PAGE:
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Cited by 13 (2 self)
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A perfect hash function (PHF) h: S → [0, m − 1] for a key set S ⊆ U of size n, where m ≥ n and U is a key universe, is an injective function that maps the keys of S to unique values. A minimal perfect hash function (MPHF) is a PHF with m = n, the smallest possible range. Minimal perfect hash functions are widely used for memory efficient storage and fast retrieval of items from static sets. In this paper we present a distributed and parallel version of a simple, highly scalable and nearspace optimal perfect hashing algorithm for very large key sets, recently presented in [4]. The sequential implementation of the algorithm constructs a MPHF for a set of 1.024 billion URLs of average length 64 bytes collected from the Web in approximately 50 minutes using a commodity PC. The parallel implementation proposed here presents the following performance using 14 commodity PCs: (i) it constructs a MPHF for the same set of 1.024 billion URLs in approximately 4 minutes; (ii) it constructs a MPHF for a set of 14.336 billion 16byte random integers in approximately 50 minutes with a performance degradation of 20%; (iii) one version of the parallel algorithm distributes the description of the MPHF among the participating machines and its evaluation is done in a distributed way, faster than the centralized function.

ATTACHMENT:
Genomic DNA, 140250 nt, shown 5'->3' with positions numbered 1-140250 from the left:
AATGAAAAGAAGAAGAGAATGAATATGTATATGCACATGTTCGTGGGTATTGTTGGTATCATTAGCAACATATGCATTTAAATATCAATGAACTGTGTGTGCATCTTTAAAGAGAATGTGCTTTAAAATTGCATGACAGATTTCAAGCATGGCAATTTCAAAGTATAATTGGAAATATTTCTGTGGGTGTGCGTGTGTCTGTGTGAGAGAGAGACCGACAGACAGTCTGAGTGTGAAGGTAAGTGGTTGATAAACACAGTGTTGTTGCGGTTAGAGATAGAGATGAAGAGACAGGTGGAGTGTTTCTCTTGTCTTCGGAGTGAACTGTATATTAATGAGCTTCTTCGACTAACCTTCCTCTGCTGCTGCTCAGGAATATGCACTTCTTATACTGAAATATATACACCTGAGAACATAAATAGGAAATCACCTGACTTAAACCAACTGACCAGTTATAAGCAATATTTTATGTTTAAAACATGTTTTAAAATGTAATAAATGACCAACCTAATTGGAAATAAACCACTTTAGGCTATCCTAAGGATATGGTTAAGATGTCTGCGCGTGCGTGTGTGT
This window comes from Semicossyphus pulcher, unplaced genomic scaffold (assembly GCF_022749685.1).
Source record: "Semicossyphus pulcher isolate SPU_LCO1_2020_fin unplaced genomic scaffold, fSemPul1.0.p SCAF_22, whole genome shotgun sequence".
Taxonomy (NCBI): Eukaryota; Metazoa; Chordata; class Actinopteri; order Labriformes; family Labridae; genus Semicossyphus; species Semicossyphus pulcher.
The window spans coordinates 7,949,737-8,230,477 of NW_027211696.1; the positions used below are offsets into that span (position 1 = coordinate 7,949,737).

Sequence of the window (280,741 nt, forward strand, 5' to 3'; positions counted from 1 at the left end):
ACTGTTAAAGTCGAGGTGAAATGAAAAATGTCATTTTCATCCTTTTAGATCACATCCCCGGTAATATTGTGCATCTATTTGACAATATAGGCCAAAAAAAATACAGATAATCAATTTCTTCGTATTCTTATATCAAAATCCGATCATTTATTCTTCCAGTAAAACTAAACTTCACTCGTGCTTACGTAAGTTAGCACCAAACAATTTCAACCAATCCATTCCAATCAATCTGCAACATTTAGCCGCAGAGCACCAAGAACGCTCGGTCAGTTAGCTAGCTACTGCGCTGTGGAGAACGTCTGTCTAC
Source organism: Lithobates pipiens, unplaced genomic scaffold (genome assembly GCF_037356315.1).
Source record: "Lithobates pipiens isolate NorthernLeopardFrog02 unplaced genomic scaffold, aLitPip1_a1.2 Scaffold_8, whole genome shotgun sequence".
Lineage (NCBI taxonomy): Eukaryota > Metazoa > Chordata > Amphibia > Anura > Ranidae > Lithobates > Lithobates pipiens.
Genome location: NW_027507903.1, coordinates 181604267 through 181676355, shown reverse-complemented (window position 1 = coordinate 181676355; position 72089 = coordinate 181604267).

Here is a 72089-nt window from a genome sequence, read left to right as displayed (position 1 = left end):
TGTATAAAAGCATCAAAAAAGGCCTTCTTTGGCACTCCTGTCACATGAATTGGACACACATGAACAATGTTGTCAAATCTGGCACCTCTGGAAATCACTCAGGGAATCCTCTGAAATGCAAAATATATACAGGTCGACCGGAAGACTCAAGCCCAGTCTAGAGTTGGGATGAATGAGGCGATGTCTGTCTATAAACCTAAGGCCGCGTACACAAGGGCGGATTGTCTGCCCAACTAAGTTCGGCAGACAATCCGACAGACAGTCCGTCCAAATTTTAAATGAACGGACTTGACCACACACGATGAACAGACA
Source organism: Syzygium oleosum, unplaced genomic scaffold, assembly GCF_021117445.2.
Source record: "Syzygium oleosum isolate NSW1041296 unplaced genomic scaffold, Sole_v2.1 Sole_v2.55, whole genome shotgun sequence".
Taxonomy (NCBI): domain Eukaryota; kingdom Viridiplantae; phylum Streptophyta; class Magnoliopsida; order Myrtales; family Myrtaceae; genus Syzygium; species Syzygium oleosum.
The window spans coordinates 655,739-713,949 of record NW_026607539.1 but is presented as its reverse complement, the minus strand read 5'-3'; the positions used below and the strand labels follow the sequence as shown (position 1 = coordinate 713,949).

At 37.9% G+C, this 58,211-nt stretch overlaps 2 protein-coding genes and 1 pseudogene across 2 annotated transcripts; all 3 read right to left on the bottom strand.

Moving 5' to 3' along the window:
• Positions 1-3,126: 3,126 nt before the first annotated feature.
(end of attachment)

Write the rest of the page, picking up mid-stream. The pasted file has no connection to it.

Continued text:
Simple Summaries for Hashing with Multiple Choices
"... In a multiplechoice hashing scheme, each item is stored in one of d> = 2 possible hash tablebuckets. The availability of these multiple choices allows for a substantial reduction in the maximum load of the buckets. However, a lookup may now require examining each of the d locations. Forapplication ..."